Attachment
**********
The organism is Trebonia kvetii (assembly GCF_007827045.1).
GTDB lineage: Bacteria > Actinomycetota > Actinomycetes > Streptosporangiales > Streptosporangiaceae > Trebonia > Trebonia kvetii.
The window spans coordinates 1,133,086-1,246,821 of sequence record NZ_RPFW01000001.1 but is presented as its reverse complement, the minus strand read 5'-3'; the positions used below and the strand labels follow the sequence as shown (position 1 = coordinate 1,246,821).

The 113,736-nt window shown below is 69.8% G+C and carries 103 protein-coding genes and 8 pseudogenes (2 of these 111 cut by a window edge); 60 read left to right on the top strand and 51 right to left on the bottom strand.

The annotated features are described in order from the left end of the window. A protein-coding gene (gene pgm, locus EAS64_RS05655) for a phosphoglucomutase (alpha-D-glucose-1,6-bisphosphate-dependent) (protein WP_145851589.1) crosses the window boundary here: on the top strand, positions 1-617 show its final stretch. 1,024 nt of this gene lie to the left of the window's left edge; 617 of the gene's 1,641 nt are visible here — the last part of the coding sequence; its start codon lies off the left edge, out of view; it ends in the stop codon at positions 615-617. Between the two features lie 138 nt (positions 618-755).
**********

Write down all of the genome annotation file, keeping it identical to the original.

The organism is Trebonia kvetii (assembly GCF_007827045.1).
GTDB lineage: Bacteria > Actinomycetota > Actinomycetes > Streptosporangiales > Streptosporangiaceae > Trebonia > Trebonia kvetii.
The window spans coordinates 1,133,086-1,246,821 of sequence record NZ_RPFW01000001.1 but is presented as its reverse complement, the minus strand read 5'-3'; the positions used below and the strand labels follow the sequence as shown (position 1 = coordinate 1,246,821).

The 113,736-nt window shown below is 69.8% G+C and carries 103 protein-coding genes and 8 pseudogenes (2 of these 111 cut by a window edge); 60 read left to right on the top strand and 51 right to left on the bottom strand.

The annotated features are described in order from the left end of the window. A protein-coding gene (gene pgm, locus EAS64_RS05655) for a phosphoglucomutase (alpha-D-glucose-1,6-bisphosphate-dependent) (protein WP_145851589.1) crosses the window boundary here: on the top strand, positions 1-617 show its final stretch. 1,024 nt of this gene lie to the left of the window's left edge; 617 of the gene's 1,641 nt are visible here — the last part of the coding sequence; its start codon lies off the left edge, out of view; it ends in the stop codon at positions 615-617. Between the two features lie 138 nt (positions 618-755).